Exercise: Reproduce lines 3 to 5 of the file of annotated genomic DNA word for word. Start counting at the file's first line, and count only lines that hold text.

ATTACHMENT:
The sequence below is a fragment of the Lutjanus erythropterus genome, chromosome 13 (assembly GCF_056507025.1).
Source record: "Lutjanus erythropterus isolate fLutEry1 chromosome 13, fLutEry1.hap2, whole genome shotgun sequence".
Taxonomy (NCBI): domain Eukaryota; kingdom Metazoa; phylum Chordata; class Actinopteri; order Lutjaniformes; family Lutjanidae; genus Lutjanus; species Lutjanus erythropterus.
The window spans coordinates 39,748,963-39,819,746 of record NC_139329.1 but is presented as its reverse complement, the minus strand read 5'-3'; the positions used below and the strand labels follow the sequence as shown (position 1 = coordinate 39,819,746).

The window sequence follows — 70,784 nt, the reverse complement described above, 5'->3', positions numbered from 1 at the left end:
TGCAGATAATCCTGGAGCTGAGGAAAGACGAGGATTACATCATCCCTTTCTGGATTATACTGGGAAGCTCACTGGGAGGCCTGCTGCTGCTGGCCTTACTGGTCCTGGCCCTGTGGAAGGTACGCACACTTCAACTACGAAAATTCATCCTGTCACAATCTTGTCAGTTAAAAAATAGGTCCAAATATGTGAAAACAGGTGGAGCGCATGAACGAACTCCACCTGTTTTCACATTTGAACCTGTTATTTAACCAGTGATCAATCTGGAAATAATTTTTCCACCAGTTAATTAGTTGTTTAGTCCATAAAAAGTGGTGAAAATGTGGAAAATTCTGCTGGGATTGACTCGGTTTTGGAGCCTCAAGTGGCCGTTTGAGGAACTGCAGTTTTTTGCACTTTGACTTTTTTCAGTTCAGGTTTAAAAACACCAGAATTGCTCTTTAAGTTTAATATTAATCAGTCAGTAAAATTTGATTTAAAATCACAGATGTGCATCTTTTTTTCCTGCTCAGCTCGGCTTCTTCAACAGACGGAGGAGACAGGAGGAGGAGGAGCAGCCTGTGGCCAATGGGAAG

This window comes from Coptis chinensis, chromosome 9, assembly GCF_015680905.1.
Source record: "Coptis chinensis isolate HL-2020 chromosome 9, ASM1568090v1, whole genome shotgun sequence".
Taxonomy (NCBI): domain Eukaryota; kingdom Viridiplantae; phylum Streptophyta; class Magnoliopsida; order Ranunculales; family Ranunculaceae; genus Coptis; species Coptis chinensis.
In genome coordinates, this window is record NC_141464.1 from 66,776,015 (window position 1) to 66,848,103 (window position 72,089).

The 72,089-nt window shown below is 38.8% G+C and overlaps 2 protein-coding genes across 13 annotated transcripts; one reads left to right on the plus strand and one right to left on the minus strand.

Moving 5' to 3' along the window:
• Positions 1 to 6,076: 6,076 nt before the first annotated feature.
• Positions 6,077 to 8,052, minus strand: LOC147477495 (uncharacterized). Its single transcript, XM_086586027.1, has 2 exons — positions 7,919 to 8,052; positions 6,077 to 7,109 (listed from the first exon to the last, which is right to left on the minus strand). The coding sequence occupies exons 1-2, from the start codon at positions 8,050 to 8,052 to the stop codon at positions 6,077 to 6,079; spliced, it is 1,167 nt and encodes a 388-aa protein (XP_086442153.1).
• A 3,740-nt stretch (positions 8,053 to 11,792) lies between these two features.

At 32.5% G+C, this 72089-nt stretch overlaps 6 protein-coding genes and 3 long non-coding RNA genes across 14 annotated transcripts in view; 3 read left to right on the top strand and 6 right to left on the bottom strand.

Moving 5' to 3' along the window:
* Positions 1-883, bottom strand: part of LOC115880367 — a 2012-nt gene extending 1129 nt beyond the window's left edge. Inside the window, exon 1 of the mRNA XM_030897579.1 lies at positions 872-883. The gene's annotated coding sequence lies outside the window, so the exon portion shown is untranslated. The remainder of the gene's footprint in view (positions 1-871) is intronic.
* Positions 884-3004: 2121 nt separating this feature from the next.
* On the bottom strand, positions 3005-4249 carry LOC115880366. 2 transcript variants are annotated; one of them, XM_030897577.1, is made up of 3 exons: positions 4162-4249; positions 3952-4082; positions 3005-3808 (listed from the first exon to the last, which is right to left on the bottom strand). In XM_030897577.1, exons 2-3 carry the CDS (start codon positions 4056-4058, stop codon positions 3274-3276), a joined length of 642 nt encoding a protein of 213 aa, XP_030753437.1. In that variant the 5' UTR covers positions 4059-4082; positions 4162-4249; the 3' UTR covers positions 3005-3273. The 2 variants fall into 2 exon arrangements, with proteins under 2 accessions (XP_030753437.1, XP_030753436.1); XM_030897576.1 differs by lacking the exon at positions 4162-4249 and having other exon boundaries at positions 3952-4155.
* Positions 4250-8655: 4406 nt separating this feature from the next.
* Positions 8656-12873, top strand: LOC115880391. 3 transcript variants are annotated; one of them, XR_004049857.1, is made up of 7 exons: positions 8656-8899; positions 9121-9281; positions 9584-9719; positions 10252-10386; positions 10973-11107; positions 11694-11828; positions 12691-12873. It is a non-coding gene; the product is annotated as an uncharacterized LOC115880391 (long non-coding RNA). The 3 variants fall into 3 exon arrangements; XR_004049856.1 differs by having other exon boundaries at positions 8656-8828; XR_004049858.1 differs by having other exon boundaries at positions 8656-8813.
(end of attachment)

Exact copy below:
Taxonomy (NCBI): domain Eukaryota; kingdom Metazoa; phylum Chordata; class Actinopteri; order Lutjaniformes; family Lutjanidae; genus Lutjanus; species Lutjanus erythropterus.
The window spans coordinates 39,748,963-39,819,746 of record NC_139329.1 but is presented as its reverse complement, the minus strand read 5'-3'; the positions used below and the strand labels follow the sequence as shown (position 1 = coordinate 39,819,746).

The window sequence follows — 70,784 nt, the reverse complement described above, 5'->3', positions numbered from 1 at the left end: